TikTok sues Montana for alleged violation of First Amendment rights over app ban

TikTok has taken legal action against the state of Montana after Governor Greg Gianforte signed a bill banning the popular short-form video app from Jan. 1, 2024.

In a statement posted on Twitter, TikTok expressed its determination to challenge the “unconstitutional TikTok ban” in order to safeguard its business and the hundreds of thousands of users in Montana.

“We believe our legal challenge will prevail based on an exceedingly strong set of precedents and facts,” TikTok said Monday (May 22). 

The lawsuit was filed the same day, less than a week after five TikTok creators in Montana sued the state as they sought to reverse the ban.

TikTok’s legal case, similar to the creators’ lawsuit, argues that the new law violates the US Constitution, including the First Amendment. The latest case was also filed against the office of Montana’s Attorney-General Austin Knudsen.

Governor Gianforte signed the bill into law on May 17, restricting downloads of the app and imposing a daily penalty of $10,000 daily for app stores that provide access to TikTok.

“The state has enacted these extraordinary and unprecedented measures based on nothing more than unfounded speculation.”


In response to the ban, TikTok asserted that the state’s measures are “unfounded”.

“The state has enacted these extraordinary and unprecedented measures based on nothing more than unfounded speculation,” TikTok said in the lawsuit.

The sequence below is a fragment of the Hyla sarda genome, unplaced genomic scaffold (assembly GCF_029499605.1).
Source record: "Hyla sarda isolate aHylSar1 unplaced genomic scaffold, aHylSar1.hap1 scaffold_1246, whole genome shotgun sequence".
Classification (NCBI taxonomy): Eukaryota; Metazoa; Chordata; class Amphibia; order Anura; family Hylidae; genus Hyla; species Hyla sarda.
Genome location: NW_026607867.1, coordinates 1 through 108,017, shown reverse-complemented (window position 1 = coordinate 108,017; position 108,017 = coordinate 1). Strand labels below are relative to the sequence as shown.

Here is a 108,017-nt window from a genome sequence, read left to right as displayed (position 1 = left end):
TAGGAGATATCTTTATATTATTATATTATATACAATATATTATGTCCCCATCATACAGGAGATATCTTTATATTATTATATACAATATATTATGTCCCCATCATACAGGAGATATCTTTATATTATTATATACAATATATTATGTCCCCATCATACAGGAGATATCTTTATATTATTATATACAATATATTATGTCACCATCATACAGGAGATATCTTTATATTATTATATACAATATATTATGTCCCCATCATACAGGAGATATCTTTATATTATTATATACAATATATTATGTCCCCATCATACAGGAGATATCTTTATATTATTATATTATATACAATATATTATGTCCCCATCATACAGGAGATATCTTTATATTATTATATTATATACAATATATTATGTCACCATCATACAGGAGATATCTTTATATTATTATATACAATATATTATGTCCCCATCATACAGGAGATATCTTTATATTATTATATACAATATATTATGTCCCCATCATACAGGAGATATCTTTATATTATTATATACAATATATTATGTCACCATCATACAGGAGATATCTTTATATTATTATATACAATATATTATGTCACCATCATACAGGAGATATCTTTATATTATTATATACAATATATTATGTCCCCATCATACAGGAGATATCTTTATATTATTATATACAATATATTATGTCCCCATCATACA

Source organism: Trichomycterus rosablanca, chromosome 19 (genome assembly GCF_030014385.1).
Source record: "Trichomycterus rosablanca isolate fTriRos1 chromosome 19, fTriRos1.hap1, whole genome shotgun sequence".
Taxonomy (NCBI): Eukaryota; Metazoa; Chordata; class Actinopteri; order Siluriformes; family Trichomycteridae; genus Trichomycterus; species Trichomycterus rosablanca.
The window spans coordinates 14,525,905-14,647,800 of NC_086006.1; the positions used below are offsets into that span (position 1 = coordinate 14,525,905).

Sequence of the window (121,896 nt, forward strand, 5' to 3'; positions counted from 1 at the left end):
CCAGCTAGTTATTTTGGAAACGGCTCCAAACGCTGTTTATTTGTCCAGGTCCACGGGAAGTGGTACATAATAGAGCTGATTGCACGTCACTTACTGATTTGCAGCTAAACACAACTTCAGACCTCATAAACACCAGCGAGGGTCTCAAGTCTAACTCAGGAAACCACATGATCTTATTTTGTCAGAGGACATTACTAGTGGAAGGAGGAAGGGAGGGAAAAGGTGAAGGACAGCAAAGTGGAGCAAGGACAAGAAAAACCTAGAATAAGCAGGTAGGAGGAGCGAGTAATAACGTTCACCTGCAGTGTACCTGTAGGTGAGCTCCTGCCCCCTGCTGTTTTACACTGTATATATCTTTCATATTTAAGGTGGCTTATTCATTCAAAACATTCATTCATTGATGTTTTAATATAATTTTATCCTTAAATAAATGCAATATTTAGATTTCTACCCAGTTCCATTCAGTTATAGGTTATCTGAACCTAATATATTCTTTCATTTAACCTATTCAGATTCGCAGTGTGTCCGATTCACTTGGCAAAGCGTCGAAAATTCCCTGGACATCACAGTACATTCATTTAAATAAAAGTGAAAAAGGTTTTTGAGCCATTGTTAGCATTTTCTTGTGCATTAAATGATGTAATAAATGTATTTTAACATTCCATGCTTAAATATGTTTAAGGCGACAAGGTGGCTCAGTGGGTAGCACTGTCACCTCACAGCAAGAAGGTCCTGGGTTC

The Montana governor, after signing the law last week, stressed that the action was taken to protect users’ private data and sensitive personal information from being harvested by the Chinese Communist Party.

“The Chinese Communist Party using TikTok to spy on Americans, violate their privacy, and collect their personal, private, and sensitive information is well-documented,” Gianforte said after signing the bill.

TikTok countered these allegations by asserting that Montana’s claims lack supporting evidence and that the company has not and will not share US user data with the Chinese government. It highlighted its efforts to protect user privacy, including the implementation of Project Texas, a $1.5 billion initiative segregating US user data on Oracle servers in Texas.

In its legal battle, TikTok seeks to have the court invalidate the ban and permanently prevent Montana from enforcing it. 

In addition to implementing Project Texas, TikTok has invested substantial funds in lobbying the US government to maintain the app’s availability in the country.

TikTok CEO Shou Chew previously stated that the platform has amassed 150 million users in the US, representing nearly half of the nation’s population.

“We do not believe that a ban that hurts American small businesses, damages the country’s economy, silences the voices of over 150 million Americans, and reduces competition in an increasingly concentrated market is the solution to a solvable problem,” Chew told lawmakers in March. 

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